Monday, October 31, 2011

In Response to my Own Blog Entry/Question: Have you Emailed a Teenager with ADHD and Received no Response?


Before I drive back home from the Starbucks in which I am sitting, due to the power outage in our area, I have to tell you a great, short story. In my previous post, (to which I refer above), I have had a difficult time getting the children with whom I work to either email or text me. 

Last night, I learned that sometimes due to an emergency situation, things change. I have a Russian Tortoise whom we added to our household in 1991, whose name is Leonardo. At any rate, I really like this guy and want him to survive as long as possible. (I know that some of you are surprised that I am into turtles. I have always been so, ever since I was a child). My house began to get very, very cold because we lost our power on Saturday at about 2:00 P.M.

After finding out from our wonderful power monopoly, Con Edison, that we would not get our power back until Wednesday, November 2, I knew that Leonardo would never survive the freezing temperatures in my house until Wednesday. I had gone into his room to check on him earlier and he seemed warm, but when I went in to check on him a few hours later, he was very cold. I called one of the families with whom I work, who lives close to me and asked them if they could take Leonardo until our power returned.

They were so gracious and agreed to take him, immediately. I brought the turtle over to their house and both of the kids were enthralled not only with him, but additionally, with the idea of taking care of him.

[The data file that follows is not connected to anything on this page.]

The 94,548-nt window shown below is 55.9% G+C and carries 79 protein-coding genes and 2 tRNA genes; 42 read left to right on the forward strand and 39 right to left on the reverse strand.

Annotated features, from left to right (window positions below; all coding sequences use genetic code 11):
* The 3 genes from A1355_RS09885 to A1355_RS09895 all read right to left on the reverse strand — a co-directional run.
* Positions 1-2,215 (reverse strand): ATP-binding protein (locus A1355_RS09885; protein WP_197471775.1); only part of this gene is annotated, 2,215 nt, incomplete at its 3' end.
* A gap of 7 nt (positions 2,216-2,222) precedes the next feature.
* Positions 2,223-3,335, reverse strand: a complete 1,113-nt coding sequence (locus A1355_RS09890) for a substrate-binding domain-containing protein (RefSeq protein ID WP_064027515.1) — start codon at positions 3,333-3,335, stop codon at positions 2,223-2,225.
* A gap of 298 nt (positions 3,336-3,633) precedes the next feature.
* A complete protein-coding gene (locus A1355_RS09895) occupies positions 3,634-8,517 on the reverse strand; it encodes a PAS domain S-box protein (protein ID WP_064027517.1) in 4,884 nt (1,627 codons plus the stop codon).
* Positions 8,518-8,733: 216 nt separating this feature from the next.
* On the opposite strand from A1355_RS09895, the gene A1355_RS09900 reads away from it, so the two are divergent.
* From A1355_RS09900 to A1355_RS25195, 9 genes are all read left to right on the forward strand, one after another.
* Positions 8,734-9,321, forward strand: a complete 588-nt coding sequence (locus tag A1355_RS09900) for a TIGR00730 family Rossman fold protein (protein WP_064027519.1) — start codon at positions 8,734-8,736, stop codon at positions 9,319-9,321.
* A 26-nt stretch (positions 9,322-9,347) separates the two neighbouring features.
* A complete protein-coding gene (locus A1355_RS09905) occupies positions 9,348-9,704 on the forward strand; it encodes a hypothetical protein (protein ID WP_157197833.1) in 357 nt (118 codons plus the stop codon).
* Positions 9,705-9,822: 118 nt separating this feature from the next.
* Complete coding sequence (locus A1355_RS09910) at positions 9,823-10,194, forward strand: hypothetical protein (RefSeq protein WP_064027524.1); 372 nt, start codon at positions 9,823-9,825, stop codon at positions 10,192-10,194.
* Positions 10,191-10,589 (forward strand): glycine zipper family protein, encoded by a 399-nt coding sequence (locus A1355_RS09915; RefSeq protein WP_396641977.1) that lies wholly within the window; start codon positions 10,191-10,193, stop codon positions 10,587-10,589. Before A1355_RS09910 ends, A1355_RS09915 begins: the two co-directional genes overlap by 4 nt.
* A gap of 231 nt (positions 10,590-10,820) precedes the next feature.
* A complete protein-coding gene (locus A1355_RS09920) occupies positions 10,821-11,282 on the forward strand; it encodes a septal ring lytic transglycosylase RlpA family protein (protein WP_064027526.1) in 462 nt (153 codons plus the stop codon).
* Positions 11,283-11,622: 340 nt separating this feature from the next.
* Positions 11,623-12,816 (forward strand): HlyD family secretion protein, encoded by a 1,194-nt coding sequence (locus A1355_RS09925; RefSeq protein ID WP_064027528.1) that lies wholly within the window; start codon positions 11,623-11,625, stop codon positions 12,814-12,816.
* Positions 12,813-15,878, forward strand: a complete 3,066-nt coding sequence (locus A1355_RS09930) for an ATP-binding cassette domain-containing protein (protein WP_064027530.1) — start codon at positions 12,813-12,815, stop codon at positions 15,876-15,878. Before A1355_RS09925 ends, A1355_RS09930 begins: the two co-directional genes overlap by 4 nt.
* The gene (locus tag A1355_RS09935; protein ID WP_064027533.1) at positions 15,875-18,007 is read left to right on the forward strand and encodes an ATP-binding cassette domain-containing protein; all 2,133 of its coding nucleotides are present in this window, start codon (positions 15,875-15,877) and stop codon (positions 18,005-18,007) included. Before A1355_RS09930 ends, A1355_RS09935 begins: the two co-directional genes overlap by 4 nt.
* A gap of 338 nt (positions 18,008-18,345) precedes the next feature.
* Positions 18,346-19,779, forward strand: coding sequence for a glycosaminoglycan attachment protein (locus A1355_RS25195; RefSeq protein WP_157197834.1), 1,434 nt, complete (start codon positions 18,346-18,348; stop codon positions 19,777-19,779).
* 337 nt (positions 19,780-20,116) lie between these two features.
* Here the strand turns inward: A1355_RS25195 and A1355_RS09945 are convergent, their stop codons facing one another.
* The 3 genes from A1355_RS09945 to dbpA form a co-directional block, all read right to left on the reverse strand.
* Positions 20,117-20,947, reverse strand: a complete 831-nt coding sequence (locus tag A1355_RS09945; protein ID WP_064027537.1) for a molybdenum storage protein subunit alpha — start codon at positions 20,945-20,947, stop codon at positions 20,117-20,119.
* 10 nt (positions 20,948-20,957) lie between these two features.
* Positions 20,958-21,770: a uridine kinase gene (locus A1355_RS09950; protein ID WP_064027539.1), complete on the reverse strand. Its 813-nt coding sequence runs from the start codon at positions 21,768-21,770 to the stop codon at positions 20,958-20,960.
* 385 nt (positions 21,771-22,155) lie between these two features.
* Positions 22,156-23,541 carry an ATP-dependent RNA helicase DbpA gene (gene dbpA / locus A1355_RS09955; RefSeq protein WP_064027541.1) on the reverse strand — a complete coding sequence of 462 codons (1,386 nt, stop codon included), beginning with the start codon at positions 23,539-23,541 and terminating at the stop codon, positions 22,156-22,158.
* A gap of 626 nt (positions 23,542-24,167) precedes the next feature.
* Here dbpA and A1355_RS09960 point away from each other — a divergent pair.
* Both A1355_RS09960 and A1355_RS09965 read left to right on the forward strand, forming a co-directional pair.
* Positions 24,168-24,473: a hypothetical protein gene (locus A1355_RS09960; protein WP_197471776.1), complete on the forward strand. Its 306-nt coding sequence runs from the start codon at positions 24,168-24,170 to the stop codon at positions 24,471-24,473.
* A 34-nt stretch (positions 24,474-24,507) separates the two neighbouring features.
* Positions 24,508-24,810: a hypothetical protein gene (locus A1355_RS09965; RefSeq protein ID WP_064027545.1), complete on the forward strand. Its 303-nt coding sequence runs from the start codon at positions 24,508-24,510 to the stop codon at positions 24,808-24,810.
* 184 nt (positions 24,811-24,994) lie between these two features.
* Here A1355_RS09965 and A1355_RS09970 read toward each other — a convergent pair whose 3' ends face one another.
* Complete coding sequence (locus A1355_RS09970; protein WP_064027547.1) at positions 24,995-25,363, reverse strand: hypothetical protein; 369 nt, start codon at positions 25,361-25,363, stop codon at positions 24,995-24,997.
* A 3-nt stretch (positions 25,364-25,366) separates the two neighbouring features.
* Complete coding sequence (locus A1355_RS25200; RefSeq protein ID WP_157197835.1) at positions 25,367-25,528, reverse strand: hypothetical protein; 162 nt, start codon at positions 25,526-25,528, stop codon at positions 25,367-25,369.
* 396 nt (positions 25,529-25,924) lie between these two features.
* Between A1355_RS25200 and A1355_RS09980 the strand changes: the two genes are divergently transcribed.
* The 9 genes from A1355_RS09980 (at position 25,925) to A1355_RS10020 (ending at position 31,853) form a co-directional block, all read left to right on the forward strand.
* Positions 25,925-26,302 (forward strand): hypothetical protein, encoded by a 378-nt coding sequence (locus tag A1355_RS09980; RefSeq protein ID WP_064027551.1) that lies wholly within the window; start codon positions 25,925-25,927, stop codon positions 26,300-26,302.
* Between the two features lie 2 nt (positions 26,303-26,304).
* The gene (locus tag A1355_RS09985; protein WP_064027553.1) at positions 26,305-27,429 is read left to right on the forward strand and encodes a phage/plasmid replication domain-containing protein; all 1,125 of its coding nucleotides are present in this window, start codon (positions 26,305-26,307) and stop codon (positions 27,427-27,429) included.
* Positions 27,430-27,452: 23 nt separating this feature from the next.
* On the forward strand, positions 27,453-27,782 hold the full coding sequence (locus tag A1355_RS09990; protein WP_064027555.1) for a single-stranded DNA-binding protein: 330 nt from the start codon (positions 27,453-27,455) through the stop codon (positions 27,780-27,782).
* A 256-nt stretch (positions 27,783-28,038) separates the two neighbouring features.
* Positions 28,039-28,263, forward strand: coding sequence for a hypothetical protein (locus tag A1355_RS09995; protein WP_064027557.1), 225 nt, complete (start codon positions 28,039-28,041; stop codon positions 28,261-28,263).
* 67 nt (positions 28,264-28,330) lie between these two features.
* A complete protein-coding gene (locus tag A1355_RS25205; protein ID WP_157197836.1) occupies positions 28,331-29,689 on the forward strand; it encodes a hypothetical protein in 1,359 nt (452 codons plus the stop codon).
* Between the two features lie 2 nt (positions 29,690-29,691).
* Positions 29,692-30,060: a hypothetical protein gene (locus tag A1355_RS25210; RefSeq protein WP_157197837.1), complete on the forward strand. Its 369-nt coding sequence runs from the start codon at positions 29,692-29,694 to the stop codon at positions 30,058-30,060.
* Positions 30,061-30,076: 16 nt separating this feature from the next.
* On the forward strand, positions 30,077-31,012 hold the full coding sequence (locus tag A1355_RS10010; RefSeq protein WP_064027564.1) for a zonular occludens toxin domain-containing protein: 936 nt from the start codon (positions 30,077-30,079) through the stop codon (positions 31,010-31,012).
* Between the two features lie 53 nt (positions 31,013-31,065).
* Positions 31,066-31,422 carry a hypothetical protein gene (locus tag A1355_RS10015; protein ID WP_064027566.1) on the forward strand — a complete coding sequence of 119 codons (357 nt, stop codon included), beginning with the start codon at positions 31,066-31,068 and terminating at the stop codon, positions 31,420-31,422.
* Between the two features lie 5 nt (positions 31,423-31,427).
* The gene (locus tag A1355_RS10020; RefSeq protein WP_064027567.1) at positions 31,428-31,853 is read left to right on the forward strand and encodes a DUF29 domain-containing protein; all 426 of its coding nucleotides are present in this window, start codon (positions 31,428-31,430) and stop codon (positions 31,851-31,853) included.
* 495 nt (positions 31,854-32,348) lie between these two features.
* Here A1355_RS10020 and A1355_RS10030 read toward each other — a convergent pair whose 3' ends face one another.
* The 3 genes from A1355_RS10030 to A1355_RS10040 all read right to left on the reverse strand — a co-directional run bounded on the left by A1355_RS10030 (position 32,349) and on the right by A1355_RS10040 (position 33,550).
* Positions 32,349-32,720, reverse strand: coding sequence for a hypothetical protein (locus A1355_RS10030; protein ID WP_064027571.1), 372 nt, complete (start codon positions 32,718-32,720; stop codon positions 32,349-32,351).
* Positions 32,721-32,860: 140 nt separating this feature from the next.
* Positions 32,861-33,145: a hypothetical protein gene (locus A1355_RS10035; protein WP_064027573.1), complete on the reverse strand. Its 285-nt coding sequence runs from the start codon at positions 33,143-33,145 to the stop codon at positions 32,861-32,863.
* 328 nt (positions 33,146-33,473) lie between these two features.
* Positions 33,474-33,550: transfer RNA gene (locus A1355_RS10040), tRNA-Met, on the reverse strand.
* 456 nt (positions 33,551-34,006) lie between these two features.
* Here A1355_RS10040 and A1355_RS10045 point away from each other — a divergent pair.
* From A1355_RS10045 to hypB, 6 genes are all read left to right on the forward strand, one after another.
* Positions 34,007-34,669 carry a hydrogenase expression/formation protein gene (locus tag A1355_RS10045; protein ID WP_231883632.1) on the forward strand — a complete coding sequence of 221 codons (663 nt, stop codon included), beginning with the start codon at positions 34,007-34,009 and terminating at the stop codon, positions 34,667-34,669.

I began to realize that this would be the best social skills lesson ever! This was certainly a lesson in responsibility. First of all, the child with whom I work had to keep their cat (aghhhhh) away from Leonardo. Second of all, he had to attach two different heater lights, one that was for the daytime and the other that was for the nighttime.

This Really is a Huge Deal!!

As I was leaving, I told him that I was going to give him another responsibility in addition to taking care of Leonardo. I told him that this added responsibility was to text me to tell me how Leonardo was doing. This may not seem like a huge deal to many of you. However, this child has always been too anxious to text anyone! He has a great phone and certainly knows how to text, but he has never done so. Last night, around 8:30, I received this text from the child with whom I work:

“Leonardo is okay. He seems bored. I’m having him stay in my room tonight with the door shut. Don”t worry about Lucky (the cat).”

Then, just now, I received this text:
“Leonardo is doing great. I have him next to me so I can watch him and my cat is locked out of the room.”

I guess that sometimes when something is so hard for a child to do and he realizes that others are depending upon him to do so, all of a sudden, it becomes easier to do so. I am so happy that this child finally texted and communicated with me. After all of my requests, who ever thought that an October snowstorm would get him to do something that he previously just could not get himself to do? Great story??

Wednesday, October 26, 2011

The Hurtful Moments: Teenagers with ADHD who are Ignored by their Peers

The teenage years are filled with experiences with peers that are both exhilarating and hurtful. There is no reason to talk about the exhilarating moments, because they speak for themselves. However, the hurtful moments need to be discussed.

The first place to begin our discussion is that teenagers with ADHD oftentimes misread their relationships with peers. In other words, they may think that they are a peer’s best friend even though that person does not think of them as their best friend. Just hanging out with someone does not mean that they are best friends. But your teenager says, “I have known her since kindergarten!” In the same way as people’s interests change, their friendships change, as well.